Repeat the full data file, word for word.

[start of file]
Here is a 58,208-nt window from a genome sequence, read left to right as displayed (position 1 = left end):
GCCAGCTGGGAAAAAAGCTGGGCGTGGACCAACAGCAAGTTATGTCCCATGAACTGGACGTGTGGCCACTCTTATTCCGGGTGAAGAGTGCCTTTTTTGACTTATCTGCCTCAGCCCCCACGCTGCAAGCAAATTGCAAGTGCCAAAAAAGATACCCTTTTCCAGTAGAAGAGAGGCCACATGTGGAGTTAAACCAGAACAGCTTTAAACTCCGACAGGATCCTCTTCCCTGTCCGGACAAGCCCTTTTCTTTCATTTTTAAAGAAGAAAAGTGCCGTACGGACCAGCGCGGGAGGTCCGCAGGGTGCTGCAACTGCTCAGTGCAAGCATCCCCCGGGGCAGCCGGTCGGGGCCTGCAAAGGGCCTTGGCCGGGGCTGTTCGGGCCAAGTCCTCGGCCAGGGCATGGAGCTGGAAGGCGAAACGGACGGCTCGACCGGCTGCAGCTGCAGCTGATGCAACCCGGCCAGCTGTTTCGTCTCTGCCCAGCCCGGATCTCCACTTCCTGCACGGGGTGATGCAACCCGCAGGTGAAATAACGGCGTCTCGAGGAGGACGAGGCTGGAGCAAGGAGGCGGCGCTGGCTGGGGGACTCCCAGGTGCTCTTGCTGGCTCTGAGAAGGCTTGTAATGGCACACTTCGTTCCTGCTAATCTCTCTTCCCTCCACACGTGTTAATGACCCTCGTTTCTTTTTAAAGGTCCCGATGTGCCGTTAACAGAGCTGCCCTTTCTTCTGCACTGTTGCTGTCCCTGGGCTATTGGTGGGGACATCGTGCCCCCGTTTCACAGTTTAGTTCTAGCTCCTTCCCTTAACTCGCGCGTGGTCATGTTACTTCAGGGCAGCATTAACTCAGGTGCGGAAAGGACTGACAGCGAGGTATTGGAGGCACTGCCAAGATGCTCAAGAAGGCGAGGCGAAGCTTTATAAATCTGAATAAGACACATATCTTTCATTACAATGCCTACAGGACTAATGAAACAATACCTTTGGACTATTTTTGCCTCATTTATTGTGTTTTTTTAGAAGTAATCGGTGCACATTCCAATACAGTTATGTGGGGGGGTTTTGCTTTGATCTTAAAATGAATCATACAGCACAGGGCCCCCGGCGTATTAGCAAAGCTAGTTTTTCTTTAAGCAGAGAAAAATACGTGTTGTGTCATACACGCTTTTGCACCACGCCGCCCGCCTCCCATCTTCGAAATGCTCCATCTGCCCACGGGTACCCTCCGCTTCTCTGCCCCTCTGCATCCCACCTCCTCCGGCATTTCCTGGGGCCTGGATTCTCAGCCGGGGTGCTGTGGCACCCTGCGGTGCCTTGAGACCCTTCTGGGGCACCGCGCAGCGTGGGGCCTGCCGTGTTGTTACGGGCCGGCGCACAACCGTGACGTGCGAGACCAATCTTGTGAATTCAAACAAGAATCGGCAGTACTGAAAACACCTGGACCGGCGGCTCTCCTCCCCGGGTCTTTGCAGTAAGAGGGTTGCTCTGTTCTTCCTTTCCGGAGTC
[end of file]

Here is a 58,208-nt window from a genome sequence, read left to right as displayed (position 1 = left end):
GCCAGCTGGGAAAAAAGCTGGGCGTGGACCAACAGCAAGTTATGTCCCATGAACTGGACGTGTGGCCACTCTTATTCCGGGTGAAGAGTGCCTTTTTTGACTTATCTGCCTCAGCCCCCACGCTGCAAGCAAATTGCAAGTGCCAAAAAAGATACCCTTTTCCAGTAGAAGAGAGGCCACATGTGGAGTTAAACCAGAACAGCTTTAAACTCCGACAGGATCCTCTTCCCTGTCCGGACAAGCCCTTTTCTTTCATTTTTAAAGAAGAAAAGTGCCGTACGGACCAGCGCGGGAGGTCCGCAGGGTGCTGCAACTGCTCAGTGCAAGCATCCCCCGGGGCAGCCGGTCGGGGCCTGCAAAGGGCCTTGGCCGGGGCTGTTCGGGCCAAGTCCTCGGCCAGGGCATGGAGCTGGAAGGCGAAACGGACGGCTCGACCGGCTGCAGCTGCAGCTGATGCAACCCGGCCAGCTGTTTCGTCTCTGCCCAGCCCGGATCTCCACTTCCTGCACGGGGTGATGCAACCCGCAGGTGAAATAACGGCGTCTCGAGGAGGACGAGGCTGGAGCAAGGAGGCGGCGCTGGCTGGGGGACTCCCAGGTGCTCTTGCTGGCTCTGAGAAGGCTTGTAATGGCACACTTCGTTCCTGCTAATCTCTCTTCCCTCCACACGTGTTAATGACCCTCGTTTCTTTTTAAAGGTCCCGATGTGCCGTTAACAGAGCTGCCCTTTCTTCTGCACTGTTGCTGTCCCTGGGCTATTGGTGGGGACATCGTGCCCCCGTTTCACAGTTTAGTTCTAGCTCCTTCCCTTAACTCGCGCGTGGTCATGTTACTTCAGGGCAGCATTAACTCAGGTGCGGAAAGGACTGACAGCGAGGTATTGGAGGCACTGCCAAGATGCTCAAGAAGGCGAGGCGAAGCTTTATAAATCTGAATAAGACACATATCTTTCATTACAATGCCTACAGGACTAATGAAACAATACCTTTGGACTATTTTTGCCTCATTTATTGTGTTTTTTTAGAAGTAATCGGTGCACATTCCAATACAGTTATGTGGGGGGGTTTTGCTTTGATCTTAAAATGAATCATACAGCACAGGGCCCCCGGCGTATTAGCAAAGCTAGTTTTTCTTTAAGCAGAGAAAAATACGTGTTGTGTCATACACGCTTTTGCACCACGCCGCCCGCCTCCCATCTTCGAAATGCTCCATCTGCCCACGGGTACCCTCCGCTTCTCTGCCCCTCTGCATCCCACCTCCTCCGGCATTTCCTGGGGCCTGGATTCTCAGCCGGGGTGCTGTGGCACCCTGCGGTGCCTTGAGACCCTTCTGGGGCACCGCGCAGCGTGGGGCCTGCCGTGTTGTTACGGGCCGGCGCACAACCGTGACGTGCGAGACCAATCTTGTGAATTCAAACAAGAATCGGCAGTACTGAAAACACCTGGACCGGCGGCTCTCCTCCCCGGGTCTTTGCAGTAAGAGGGTTGCTCTGTTCTTCCTTTCCGGAGTC